Bent Road takes on Red on Red

I read Lori Roy’s Bent Road in one sitting, starting it when I couldn’t get to sleep one night and staying up, eyes heavy, drinking fully caffeinated tea so I could finish it.  The second entry in the race to the MWA Edgar Award for Best First Novel by an American Author, Bent Road is the story of one family, one rural community, and the secrets of the human heart that bind them together while tearing them apart.

The family in question is the Scotts.  Father Arthur left his small Kansas town twenty years previously, but he’s on his way back with wife Celia, son Daniel, and daughters Elaine and Evie, having decided that Detroit is no place to raise a family.   Roy establishes a sense of foreboding in the first few pages, as Celia, Daniel and Evie drive through the darkness toward their new life, straining to see down the road while the shadows dart.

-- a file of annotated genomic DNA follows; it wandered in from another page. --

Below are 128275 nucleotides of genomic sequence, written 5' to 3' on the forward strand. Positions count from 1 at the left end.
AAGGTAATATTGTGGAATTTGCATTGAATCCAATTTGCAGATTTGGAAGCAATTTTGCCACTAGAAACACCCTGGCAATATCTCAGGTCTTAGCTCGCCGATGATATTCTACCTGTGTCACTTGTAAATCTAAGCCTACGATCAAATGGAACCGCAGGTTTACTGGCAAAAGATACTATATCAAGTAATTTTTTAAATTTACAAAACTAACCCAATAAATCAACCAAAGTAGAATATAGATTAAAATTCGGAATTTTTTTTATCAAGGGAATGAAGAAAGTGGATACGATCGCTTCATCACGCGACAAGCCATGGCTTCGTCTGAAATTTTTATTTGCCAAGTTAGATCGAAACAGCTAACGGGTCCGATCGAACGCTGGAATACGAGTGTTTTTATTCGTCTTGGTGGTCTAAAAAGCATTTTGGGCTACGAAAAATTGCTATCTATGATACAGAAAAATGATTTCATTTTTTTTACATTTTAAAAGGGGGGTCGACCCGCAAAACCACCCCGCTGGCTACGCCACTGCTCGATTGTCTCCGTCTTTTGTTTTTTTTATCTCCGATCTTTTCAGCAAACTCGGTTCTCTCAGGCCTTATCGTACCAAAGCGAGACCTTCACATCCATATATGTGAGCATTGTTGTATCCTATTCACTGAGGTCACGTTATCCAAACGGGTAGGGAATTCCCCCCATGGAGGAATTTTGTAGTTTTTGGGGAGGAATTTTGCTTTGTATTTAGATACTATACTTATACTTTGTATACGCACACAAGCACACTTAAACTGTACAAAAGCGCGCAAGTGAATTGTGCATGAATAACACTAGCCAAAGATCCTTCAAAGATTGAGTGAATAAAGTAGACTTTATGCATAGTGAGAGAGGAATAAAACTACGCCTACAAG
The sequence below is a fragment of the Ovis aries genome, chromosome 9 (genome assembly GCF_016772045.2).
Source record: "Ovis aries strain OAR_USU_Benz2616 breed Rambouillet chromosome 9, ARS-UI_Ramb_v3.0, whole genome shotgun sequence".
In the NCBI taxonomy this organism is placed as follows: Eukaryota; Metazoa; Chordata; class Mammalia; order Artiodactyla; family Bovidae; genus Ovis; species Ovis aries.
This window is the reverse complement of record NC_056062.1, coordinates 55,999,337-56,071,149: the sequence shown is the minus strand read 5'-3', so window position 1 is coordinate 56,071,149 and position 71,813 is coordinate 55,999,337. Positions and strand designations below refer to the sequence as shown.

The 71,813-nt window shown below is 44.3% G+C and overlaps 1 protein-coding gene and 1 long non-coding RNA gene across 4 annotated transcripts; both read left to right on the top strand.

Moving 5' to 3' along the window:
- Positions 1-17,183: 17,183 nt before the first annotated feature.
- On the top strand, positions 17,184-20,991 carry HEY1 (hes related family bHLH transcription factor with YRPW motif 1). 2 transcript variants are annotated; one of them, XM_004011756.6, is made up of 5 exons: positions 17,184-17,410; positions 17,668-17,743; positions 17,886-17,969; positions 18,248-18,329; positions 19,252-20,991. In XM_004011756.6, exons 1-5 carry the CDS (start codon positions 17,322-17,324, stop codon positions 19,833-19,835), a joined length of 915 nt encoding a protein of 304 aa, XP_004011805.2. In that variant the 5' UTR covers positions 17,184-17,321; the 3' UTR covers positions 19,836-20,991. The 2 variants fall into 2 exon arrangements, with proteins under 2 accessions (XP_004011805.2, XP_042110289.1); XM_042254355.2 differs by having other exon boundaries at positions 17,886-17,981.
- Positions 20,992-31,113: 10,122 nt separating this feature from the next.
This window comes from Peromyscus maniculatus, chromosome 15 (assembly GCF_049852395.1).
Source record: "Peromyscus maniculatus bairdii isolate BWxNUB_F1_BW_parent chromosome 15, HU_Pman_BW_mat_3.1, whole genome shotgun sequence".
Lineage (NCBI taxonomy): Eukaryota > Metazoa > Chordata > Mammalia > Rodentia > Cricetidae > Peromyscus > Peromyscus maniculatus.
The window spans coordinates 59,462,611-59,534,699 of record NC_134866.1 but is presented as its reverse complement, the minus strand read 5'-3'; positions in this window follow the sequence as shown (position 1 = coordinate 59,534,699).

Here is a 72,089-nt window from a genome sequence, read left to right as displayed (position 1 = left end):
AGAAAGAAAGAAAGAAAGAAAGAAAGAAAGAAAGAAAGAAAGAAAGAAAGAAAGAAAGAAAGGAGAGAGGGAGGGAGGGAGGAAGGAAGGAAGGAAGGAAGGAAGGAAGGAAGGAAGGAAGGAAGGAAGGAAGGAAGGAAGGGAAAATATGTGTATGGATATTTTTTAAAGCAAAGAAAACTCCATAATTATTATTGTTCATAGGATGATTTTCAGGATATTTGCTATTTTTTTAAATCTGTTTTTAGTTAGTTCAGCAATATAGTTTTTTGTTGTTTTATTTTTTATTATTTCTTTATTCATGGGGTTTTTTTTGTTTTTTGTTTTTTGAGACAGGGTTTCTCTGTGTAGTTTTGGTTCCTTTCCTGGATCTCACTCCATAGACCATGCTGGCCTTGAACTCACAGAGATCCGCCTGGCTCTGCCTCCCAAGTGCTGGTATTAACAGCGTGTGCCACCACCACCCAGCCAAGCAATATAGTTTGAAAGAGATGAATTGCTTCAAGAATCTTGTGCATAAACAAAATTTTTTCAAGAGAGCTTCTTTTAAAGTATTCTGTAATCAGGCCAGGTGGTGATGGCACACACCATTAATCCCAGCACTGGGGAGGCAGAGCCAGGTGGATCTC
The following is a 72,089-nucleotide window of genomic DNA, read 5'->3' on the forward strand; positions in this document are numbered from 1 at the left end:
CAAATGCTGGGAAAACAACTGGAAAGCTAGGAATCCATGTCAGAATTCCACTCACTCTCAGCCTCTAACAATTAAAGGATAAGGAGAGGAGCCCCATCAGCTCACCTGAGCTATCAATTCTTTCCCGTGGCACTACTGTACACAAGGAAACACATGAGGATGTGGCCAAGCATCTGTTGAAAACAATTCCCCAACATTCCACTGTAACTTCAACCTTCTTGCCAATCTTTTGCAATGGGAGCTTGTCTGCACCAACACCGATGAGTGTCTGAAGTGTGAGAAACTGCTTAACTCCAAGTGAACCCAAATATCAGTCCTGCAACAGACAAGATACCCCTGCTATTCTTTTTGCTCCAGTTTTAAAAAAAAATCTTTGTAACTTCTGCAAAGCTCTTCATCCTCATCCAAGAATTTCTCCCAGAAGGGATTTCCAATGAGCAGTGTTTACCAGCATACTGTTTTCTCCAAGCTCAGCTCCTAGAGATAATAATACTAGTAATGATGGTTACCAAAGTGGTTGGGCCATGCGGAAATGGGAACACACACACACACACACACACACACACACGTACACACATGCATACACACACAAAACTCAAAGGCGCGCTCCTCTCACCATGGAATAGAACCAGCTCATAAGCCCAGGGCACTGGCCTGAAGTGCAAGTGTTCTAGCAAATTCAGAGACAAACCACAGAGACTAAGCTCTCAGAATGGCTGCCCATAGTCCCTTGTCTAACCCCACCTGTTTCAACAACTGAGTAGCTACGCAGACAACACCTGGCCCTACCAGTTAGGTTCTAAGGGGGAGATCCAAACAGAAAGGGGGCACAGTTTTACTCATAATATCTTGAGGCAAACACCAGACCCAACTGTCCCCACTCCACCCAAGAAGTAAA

That foreboding is amplified as more characters are introduced, and the reader soon realizes that still waters run deep, indeed.  Arthur’s sister Eve died as a teenager, in a way that was apparently shocking but is not fully understood.  Eve’s boyfriend Ray – so loving and happy at the time – subsequently married their sister Ruth.   The marriage is unhappy, tragically so.  Daniel yearns for his father’s approval.  And little Evie has a strong physical resemblance to her aunt Eve, as well as to little Julianne Robinson.   Then Julianne disappears.

This debut novel is well-plotted, the characters are singular and yet familiar, the relationships complex, and Roy does an amazing job at building tension and revealing information in a way that is appropriate within the plot.  There is no cheating.  The resolution to the Julianne’s disappearance is satisfying and sad, and the resolution to the family drama is much the same.

Comparison to Red on Red:  Both focus on the humanity of the characters.  Both reveal the underlying inter-relations of the plot threads slowly, throughout the book.  But Bent Road is a page-turner (I literally refused to put it down), while Red on Red requires a persistent spirit to keep reading to the end.

No surprise, here’s the ranking:

  1. Bent Road by Lori Roy
  2. Red on Red by Edward Conlon

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